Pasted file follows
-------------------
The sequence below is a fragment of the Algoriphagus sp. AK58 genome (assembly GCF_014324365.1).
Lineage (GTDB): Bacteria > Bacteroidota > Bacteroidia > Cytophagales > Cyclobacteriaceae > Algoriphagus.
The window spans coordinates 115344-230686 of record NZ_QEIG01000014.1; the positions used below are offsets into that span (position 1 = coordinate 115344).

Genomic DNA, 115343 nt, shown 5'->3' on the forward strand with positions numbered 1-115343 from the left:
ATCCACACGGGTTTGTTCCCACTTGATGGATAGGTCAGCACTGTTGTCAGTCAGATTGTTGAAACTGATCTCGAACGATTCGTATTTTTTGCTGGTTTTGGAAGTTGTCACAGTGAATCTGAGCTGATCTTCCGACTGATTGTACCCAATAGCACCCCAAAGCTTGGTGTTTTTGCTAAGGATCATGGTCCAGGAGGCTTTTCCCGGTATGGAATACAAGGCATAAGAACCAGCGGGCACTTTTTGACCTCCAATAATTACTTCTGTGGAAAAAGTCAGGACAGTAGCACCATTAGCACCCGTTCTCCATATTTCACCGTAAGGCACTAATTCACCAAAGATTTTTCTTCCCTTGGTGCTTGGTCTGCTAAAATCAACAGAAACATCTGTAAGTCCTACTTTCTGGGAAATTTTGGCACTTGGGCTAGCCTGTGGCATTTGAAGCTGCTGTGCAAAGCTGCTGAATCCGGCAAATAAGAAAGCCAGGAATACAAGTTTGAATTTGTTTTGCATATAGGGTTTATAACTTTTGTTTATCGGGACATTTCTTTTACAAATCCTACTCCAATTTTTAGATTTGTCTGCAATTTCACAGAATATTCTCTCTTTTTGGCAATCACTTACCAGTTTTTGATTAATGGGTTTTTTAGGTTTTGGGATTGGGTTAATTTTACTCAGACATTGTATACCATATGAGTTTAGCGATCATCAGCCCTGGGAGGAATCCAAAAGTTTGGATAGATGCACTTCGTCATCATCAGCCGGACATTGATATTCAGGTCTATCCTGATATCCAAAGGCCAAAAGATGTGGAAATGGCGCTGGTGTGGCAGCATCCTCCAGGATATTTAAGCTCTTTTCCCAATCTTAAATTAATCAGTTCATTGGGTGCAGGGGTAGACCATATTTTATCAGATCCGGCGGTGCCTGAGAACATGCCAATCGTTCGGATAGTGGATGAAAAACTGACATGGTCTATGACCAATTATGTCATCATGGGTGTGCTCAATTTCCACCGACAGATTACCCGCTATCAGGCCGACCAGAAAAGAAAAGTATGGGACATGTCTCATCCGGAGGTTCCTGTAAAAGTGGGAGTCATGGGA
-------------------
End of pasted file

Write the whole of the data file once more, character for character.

The sequence below is a fragment of the Algoriphagus sp. AK58 genome (assembly GCF_014324365.1).
Lineage (GTDB): Bacteria > Bacteroidota > Bacteroidia > Cytophagales > Cyclobacteriaceae > Algoriphagus.
The window spans coordinates 115344-230686 of record NZ_QEIG01000014.1; the positions used below are offsets into that span (position 1 = coordinate 115344).

Genomic DNA, 115343 nt, shown 5'->3' on the forward strand with positions numbered 1-115343 from the left:
ATCCACACGGGTTTGTTCCCACTTGATGGATAGGTCAGCACTGTTGTCAGTCAGATTGTTGAAACTGATCTCGAACGATTCGTATTTTTTGCTGGTTTTGGAAGTTGTCACAGTGAATCTGAGCTGATCTTCCGACTGATTGTACCCAATAGCACCCCAAAGCTTGGTGTTTTTGCTAAGGATCATGGTCCAGGAGGCTTTTCCCGGTATGGAATACAAGGCATAAGAACCAGCGGGCACTTTTTGACCTCCAATAATTACTTCTGTGGAAAAAGTCAGGACAGTAGCACCATTAGCACCCGTTCTCCATATTTCACCGTAAGGCACTAATTCACCAAAGATTTTTCTTCCCTTGGTGCTTGGTCTGCTAAAATCAACAGAAACATCTGTAAGTCCTACTTTCTGGGAAATTTTGGCACTTGGGCTAGCCTGTGGCATTTGAAGCTGCTGTGCAAAGCTGCTGAATCCGGCAAATAAGAAAGCCAGGAATACAAGTTTGAATTTGTTTTGCATATAGGGTTTATAACTTTTGTTTATCGGGACATTTCTTTTACAAATCCTACTCCAATTTTTAGATTTGTCTGCAATTTCACAGAATATTCTCTCTTTTTGGCAATCACTTACCAGTTTTTGATTAATGGGTTTTTTAGGTTTTGGGATTGGGTTAATTTTACTCAGACATTGTATACCATATGAGTTTAGCGATCATCAGCCCTGGGAGGAATCCAAAAGTTTGGATAGATGCACTTCGTCATCATCAGCCGGACATTGATATTCAGGTCTATCCTGATATCCAAAGGCCAAAAGATGTGGAAATGGCGCTGGTGTGGCAGCATCCTCCAGGATATTTAAGCTCTTTTCCCAATCTTAAATTAATCAGTTCATTGGGTGCAGGGGTAGACCATATTTTATCAGATCCGGCGGTGCCTGAGAACATGCCAATCGTTCGGATAGTGGATGAAAAACTGACATGGTCTATGACCAATTATGTCATCATGGGTGTGCTCAATTTCCACCGACAGATTACCCGCTATCAGGCCGACCAGAAAAGAAAAGTATGGGACATGTCTCATCCGGAGGTTCCTGTAAAAGTGGGAGTCATGGGA